Last week, I had the pleasure of attending Constellation Behavioral Health’s 5th Annual Miracles Breakfast, a celebration intended to honor individuals and their remarkable contributions to addiction treatment. As I sat, representing North Bay Recovery Center, surrounded by my peers, I was touched by the level of dedication from both the honorees, and the attendees; all gathered together with one goal in mind. All of us, connected by our own why, determined to fight against the battle of addiction, with the understanding that our efforts have meaning.
I never intended to work in this field. In fact, because I too am in recovery, I began my career with the notion that I needed to focus on something outside of addiction, misguided by the thought that my personal and professional life were meant to be separate. As time went on, I continued to be pulled in the direction of recovery, fascinated by the disease and the misinformation on the topic, along with the lack of empathy and resources for the many individuals and families struggling with addiction. An internal drive and my resilient nature paved the way for me to shift my focus; recognizing the importance of giving back to my community.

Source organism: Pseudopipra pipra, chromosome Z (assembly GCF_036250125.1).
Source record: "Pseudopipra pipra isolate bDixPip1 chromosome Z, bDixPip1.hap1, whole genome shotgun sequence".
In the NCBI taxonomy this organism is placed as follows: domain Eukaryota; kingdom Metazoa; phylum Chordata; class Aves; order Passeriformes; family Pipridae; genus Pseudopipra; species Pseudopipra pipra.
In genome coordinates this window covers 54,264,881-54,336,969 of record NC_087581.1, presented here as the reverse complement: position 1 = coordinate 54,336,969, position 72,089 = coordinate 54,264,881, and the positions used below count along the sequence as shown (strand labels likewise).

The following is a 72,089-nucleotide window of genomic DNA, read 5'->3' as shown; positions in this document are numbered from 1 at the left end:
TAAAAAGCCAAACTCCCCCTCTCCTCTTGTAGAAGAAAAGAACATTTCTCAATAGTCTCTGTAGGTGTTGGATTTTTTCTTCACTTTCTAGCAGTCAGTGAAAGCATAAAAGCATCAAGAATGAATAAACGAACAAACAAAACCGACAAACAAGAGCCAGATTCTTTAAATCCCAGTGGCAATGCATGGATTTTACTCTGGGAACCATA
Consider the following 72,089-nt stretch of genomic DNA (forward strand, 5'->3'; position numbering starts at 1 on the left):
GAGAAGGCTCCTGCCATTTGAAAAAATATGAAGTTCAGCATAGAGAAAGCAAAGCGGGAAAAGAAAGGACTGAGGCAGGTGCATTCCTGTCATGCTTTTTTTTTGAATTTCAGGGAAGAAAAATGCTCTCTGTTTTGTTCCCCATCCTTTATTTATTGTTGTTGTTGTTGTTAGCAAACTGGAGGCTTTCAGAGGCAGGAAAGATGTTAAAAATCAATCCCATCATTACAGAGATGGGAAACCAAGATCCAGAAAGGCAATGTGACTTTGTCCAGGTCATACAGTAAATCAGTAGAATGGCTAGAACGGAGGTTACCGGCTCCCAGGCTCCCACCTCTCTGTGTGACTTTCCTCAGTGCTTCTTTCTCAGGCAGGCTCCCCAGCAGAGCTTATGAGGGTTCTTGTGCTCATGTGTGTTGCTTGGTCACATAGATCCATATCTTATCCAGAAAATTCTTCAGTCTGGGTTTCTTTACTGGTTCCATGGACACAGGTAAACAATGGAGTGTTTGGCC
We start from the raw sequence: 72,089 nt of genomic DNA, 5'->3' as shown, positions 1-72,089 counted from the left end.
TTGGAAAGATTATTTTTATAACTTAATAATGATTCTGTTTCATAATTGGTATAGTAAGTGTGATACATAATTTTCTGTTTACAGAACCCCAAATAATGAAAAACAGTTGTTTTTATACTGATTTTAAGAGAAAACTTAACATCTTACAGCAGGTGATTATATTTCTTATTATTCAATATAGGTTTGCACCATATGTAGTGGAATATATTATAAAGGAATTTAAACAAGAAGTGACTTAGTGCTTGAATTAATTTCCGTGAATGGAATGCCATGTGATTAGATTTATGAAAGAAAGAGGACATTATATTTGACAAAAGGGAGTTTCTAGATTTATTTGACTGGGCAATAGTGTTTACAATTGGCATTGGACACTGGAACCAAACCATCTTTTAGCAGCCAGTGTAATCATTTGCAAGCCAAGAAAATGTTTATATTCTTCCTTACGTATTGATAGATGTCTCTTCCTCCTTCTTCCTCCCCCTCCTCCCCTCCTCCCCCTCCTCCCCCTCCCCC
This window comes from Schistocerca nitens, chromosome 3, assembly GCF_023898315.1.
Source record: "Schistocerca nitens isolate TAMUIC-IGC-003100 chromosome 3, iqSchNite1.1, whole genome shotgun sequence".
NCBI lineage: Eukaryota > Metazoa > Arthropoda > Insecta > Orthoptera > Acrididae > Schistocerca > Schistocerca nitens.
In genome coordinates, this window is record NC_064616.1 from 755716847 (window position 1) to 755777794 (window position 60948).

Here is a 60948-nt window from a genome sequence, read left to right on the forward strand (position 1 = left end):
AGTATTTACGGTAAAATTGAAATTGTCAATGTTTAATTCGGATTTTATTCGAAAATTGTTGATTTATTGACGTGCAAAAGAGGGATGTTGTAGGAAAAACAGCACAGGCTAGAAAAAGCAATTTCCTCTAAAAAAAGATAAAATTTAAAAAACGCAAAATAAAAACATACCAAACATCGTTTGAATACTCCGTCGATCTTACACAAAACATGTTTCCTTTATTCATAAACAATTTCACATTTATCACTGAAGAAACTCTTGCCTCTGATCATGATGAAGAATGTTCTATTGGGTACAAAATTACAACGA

Last night, I was talking with a mother whose son is in the grips of his disease. She quickly drew a picture, one of which we’re all too familiar with. A sensitive young man, with great potential, unable to see what he is doing to himself and his family. "Using" every day, lashing out, stacking up consequences, and unwilling to try something different, at least for the time being. Addiction doesn’t discriminate, evidenced by the number of cases we experience on a regular basis. In moments like these, when unwillingness is so prevalent, we hold a safe space for the loved ones, offering support and resources, keenly aware that recovery is possible. We know this to be true because we observe the shift in our clients, the ones who are ready to surrender.
Each day, someone loses their battle against addiction. A mother buries her son, a child grows up without their parent(s), a student drops out of school, or a friend is thrown in jail. The consequences are endless. Addiction is paramount in our culture, lingering in the wings, ready to strike. And the individuals gathered at the Olympic Club on that overcast Friday morning, primed for the counterattack are the real warriors. The work is tedious, heartbreaking, and exhausting at times. However, miracles happen more often than we think. When a person seeks help, begins to do the work, and the light comes back into their eyes; that’s a miracle. Families reuniting, dysfunctional patterns changed, and lives restored, is another miracle. Doctors, clinicians, and case workers showing up, day in and day out; what a miracle.
Hope, courage, inspiration and miracles. The four pillars of recovery. Change is possible, but not without a tireless and collective effort. Taking the opportunity to honor the ones who are helping to make a difference, places a value on the work, further sparking our purpose. We stand united, and dedicated to working in the trenches, side by side; one day at a time.